Two Bulgarian Jewish organisations jointly have strongly condemned the statements and inappropriate comments by Valeri Simeonov, deputy prime minister and leader of the nationalist United Patriots, amid the controversy over a now-former deputy minister who had been photographed giving a Hitler salute to wax figures of Nazis.
At a May 18 news conference at Sofia Central Synagogue, Shalom Organisation of the Bulgarian Jews president Dr Alek Oscar and Central Israelite Spiritual Council president Sofia Koen said: “We are seeing an ugly manifestation of disrespect to the memory of the millions of innocent victims who died in the concentration camps during the Second World War”.
This displayed a debased political culture and insensitivity towards the greatest tragedy in human history, they said.
“When we talk about the Holocaust, joking is inappropriate,” said the statement, read out by Oscar.
After it emerged that Pavel Tenev, appointed as a deputy minister from the United Patriots quota in the coalition government, had been photographed giving the Hitler salute, Simeonov reportedly made comments to the effect that in the 1970s, he had been taken on a visit to Buchenwald and “Come to think of it, who knows what kind of joke photos we took there…can anyone say now, submit your resignation and go back to the village”.
The comments were reported by Bulgarian-language daily Sega. On May 18, Simeonov denied making them and said he would take court action against Sega. The daily responded by saying that it stood by its story.
Tenev resigned on May 17, after just two days in office.
At the news conference at the Sofia Synagogue, there were seven Holocaust survivors present, including a survivor of Auschwitz and of the Warsaw Ghetto. They expressed revulsion and dismay at “jokes” related to the Holocaust.
The joint statement said that this was not the first time that Simeonov made inappropriate jokes on ethnic, religious and community issues. “This rouses regret and concern that such people take leadership posts in the government of the country,” Oscar said.
All of this was taking place at a time of the approach in 2018 of the 75th anniversary of Bulgaria’s prevention of Bulgarian Jews to the Holocaust death camps of the Nazi regime, and the year that Bulgaria will hold the rotating presidency of the European Council.
The Shalom-Israelite Spiritual Council statement said that Bulgaria was known through the world for its inter-ethnic and religious tolerance and such statements regarding the Holocaust damaged the reputation of the country, and were contrary to its European and its shared human values.
The statement called on politicians and society to be especially careful about actions linked the language of hatred.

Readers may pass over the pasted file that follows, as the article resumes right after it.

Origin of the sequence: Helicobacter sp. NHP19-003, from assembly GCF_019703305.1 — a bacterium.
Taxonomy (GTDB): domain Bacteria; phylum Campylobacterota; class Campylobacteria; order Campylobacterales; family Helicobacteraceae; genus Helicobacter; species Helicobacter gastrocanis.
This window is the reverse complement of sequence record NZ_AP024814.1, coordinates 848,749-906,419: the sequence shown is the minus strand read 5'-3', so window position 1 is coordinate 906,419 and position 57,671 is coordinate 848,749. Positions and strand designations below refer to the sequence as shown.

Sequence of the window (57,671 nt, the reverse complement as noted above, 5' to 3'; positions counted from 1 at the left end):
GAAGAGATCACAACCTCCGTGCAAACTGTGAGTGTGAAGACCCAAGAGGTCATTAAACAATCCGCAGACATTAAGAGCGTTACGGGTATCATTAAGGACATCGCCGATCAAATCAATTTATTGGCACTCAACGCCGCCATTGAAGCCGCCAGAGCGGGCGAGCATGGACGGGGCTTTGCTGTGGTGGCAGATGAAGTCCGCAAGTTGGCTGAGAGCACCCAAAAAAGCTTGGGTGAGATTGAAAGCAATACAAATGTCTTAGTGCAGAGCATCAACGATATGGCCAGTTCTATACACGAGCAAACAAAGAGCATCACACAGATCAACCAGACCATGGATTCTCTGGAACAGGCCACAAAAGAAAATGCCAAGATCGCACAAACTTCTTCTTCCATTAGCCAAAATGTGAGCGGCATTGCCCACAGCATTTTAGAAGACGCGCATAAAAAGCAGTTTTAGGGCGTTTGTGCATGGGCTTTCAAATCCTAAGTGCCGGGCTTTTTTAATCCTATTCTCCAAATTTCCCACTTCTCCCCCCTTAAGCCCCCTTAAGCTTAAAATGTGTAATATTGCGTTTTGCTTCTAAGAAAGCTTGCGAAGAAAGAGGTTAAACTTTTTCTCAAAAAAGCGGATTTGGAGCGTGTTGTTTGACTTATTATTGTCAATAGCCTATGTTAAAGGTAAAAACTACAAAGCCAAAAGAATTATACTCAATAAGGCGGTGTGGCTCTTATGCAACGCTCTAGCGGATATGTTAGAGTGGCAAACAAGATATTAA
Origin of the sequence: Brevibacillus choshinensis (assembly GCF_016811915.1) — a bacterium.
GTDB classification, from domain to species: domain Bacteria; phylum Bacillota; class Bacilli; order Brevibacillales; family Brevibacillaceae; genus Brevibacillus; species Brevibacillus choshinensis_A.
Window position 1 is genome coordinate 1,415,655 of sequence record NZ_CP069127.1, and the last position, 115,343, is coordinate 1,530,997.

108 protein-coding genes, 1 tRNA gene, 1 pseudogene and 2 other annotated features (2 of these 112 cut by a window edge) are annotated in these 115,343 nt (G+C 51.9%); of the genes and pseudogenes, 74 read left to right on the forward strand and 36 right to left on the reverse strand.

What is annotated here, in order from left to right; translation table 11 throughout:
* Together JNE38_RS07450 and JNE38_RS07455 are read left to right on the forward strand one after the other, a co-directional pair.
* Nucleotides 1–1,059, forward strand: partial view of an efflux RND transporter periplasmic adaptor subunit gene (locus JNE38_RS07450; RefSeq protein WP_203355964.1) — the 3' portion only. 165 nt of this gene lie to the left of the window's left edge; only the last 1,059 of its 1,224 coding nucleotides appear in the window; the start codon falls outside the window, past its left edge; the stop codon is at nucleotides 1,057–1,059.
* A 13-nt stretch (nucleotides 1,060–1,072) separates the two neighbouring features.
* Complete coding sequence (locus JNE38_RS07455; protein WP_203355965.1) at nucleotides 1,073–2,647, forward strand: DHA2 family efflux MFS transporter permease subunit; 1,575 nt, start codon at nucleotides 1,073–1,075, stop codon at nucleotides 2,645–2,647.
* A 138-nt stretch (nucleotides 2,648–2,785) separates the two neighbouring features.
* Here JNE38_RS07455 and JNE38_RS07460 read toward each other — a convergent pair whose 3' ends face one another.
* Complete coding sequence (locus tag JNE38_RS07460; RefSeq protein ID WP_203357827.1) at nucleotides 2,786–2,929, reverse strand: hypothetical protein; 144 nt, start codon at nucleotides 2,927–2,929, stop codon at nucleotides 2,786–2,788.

In the National Assembly, the opposition Bulgarian Socialist Party and the Movement for Rights and Freedoms both called for Simeonov’s resignation as deputy prime minister.
MRF MP Hamid Hamid said: “We are calling for the immediate removal of extreme nationalists from this government and this coalition, which is literally tearing Bulgaria away from Europe. Let us consider that the sensitive Jewish community will not forgive this”.
Vesselin Mareshki’s Volya party, the smallest in the National Assembly with 12 MPs and which two weeks ago voted in favour of the third Borissov government coming to power, was discussing on May 18 whether to call for Simeonov’s resignation.
United Patriots MP Boris Yachev told reporters in Parliament that “there is no scandal, no drama”.
Simeonov was remaining in the government. “We do not intend to withdraw any of our representatives from the executive,” Yachev said, adding that this was the shared position of the United Patriots parliamentary group.
“We are aware that it is best for the opposition, both for the BSP and the MRF, that the United Patriots are not only not in the executive branch, they are not in Parliament, and certainly not in politics,” Yachev said. He said that Simeonov with his “very consistent and firm behaviour is inconvenient for many people”.
Simeonov said that the controversy over Tenev’s Nazi salute was an attack against the coalition government and against him personally. He said that he would not resign because the BSP called for this, but only if his coalition partners and partner in the coalition government asked him to step down.
Tenev has insisted that the photo of him giving a Hitler salute were one of a series taken at the Grevin wax museum in Paris, in which he struck poses intended to be “humorous”.
The turbulence for Borissov’s GERB-United Patriots coalition government, which took office on May 4, mounted on Thursday as it emerged that another figure linked to the United Patriots, Ivo Antonov, was to be fired over social network posts of a photograph of him giving a Hitler salute next to a Second World War German Maybach tank at the Military History Museum in Sofia.
It was not the first time that Antonov’s photo had been a matter of public controversy. Three years ago, he was nominated to become a deputy defence minister, but this was withdrawn when the photo emerged. On May 18, GERB parliamentary group leader Tsvetan Tsvetanov said that Antonov, head of the social activities department at the Defence Ministry, would be dismissed because of content on his social network presence. Reports alleged that this included positive assessments of the Third Reich.